He nodded, tossing his head to dislodge a strand of red hair that had blown into his mouth.

“Verra well, then, we’ll go round the stables and see can we get up the back stair without bein’ seen. Go across, will ye, lass, and signal me when it’s clear.”

She tucked shoe and cup under her cloak to hide them, then ducked quickly out onto the narrow walk that led past the kitchen garden, branching to cookhouse and necessary. She glanced to and fro, feigning casualness. There were a few people within sight, near the paddock, but that was some distance away—and all of them had their backs to her, engrossed with Mr. Wylie’s black Dutch horses.

As she turned to signal to her father, she caught sight of Mr. Wylie himself, escorting a lady into the stable block. A gleam of gold silk—wait, it was her mother! Claire’s pale face turned momentarily in her direction, but her attention was fixed on something Wylie was saying, and she didn’t notice her daughter on the path.

Bree hesitated, wanting to call to her mother, but couldn’t do so without attracting unwanted attention. Well, at least she knew where Claire was. She could come and fetch her mother to help—once they had Betty safely tucked away.

WITH A FEW CLOSE alarms and near-misses, they managed to get Betty up to the long attic room she shared with the other female house servants. Jamie, panting, dumped her unceremoniously on one of the narrow beds, then wiped his sweating brow on his coat sleeve, and, long nose wrinkled, began fastidiously to dust manure crumbs from the skirts of his coat.

“So, then,” he said, a little grumpily. “She’s safe, aye? If ye tell one of the other slaves she’s taken ill, I suppose no one who matters will find out.”

“Thanks, Da.” She leaned close and kissed his cheek. “You’re a sweet man.”

“Oh, aye,” he said, sounding resigned. “My bones are filled wi’ honey, to be sure.” Still, he didn’t look displeased. “Have ye got that shoe, still?” He took off the maid’s remaining shoe, and placed it neatly beside its fellow beneath the bed, then drew the coarse woolen blanket gently over the woman’s feet, grimy white in their thick stockings.

Brianna checked the maid’s condition; so far as she could tell, everything seemed all right; the woman was still snoring wetly, but in a reassuringly regular manner. As they tiptoed cautiously back down the rear stairs, she gave Jamie the silver cup.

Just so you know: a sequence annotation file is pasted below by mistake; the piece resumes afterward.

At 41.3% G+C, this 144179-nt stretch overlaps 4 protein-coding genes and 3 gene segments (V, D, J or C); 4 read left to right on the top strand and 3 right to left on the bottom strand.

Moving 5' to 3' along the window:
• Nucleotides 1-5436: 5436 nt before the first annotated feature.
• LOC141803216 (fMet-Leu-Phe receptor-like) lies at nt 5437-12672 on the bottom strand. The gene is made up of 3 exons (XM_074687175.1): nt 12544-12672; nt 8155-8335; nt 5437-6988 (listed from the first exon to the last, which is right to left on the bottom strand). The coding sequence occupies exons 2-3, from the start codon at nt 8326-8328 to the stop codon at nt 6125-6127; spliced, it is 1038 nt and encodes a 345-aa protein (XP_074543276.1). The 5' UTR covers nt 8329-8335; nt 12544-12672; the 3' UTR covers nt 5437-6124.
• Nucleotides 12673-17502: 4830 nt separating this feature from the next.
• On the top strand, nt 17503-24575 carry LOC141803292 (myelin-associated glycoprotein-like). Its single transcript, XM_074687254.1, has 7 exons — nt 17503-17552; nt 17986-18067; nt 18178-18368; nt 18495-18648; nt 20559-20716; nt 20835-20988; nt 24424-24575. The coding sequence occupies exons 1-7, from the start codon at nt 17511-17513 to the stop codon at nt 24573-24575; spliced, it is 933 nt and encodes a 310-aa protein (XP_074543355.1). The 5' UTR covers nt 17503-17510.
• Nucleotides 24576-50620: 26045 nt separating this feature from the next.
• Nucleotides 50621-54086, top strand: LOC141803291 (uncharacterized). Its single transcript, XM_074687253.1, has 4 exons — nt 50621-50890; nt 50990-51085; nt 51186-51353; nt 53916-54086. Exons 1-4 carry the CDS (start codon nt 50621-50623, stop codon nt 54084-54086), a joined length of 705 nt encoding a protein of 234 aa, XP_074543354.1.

“Here. Did you know this was one of Duncan’s cups?”

“No.” He arched one brow, frowning. “What d’ye mean, ‘Duncan’s cups’?”

“Aunt Jocasta had a set of six cups made for Duncan, for a wedding present. She showed them to me yesterday. See?” She turned the cup in her hand, to show him the engraved monogram—“I,” for “Innes,” with a tiny fish, its scales beautifully detailed, swimming round the letter.

“Does that help?” she asked, seeing his brow crease in interest.

“It may.” He pulled out a clean cambric handkerchief and wrapped the cup carefully before putting it in the pocket of his coat. “I’ll go and find out. Meanwhile, can ye find Roger Mac?”

“Of course. Why?”

“Well, it does occur to me that if yon Betty drank part of a cup of rum punch and was laid out like a fish on a slab, then I should like to find whoever drank the first part of it, and see if they’re in a similar condition.” He raised one brow at her. “If the punch was drugged, then likely it was meant for someone, aye? I thought perhaps you and Roger Mac might look round discreetly for bodies in the shrubbery.”

That aspect of the matter hadn’t struck her in the rush to get Betty upstairs.

“All right. I should find Phaedre or Ulysses first, though, and tell one of them that Betty’s sick.”

“Aye. If ye speak with Phaedre, ye might inquire whether yon Betty is an opium-eater as well as a bibber. Though I will say I think it unlikely,” he added dryly.

“So do I,” she said, matching his tone. She took his point, though; perhaps the punch had not been drugged, but Betty had taken the laudanum herself, on purpose. It was possible; she knew Jocasta kept some in the stillroom. If she had taken it herself, though, was it for recreational use—or had the maid perhaps intended to commit suicide?

She frowned at Jamie’s back, as he paused at the foot of the stair, listening before stepping onto the landing. It was easy enough to think that the misery of slavery might dispose one to suicide. At the same time, honesty compelled her to admit that Jocasta’s house servants lived reasonably well; better than any number of free individuals—black or white—that she’d seen in Wilmington and Cross Creek.

The servants’ room was clean, the beds rough but comfortable. The house servants had decent clothes, even to shoes and stockings, and more than enough to eat. As for the sorts of emotional complications that could lead one to contemplate suicide—well, those weren’t limited to slaves.

Much more likely that Betty was merely a toper, of the sort who would drink anything even vaguely alcoholic—the reek of her garments certainly suggested as much. But in that case, why take the risk of stealing laudanum, on a day when the wedding party insured there would be an abundance of every kind of drink?

She was reluctantly forced to the same conclusion that she was sure her father had already reached. Betty had taken the laudanum—if that’s what it was, she reminded herself—by accident. And if that was so . . . whose cup had she drunk from?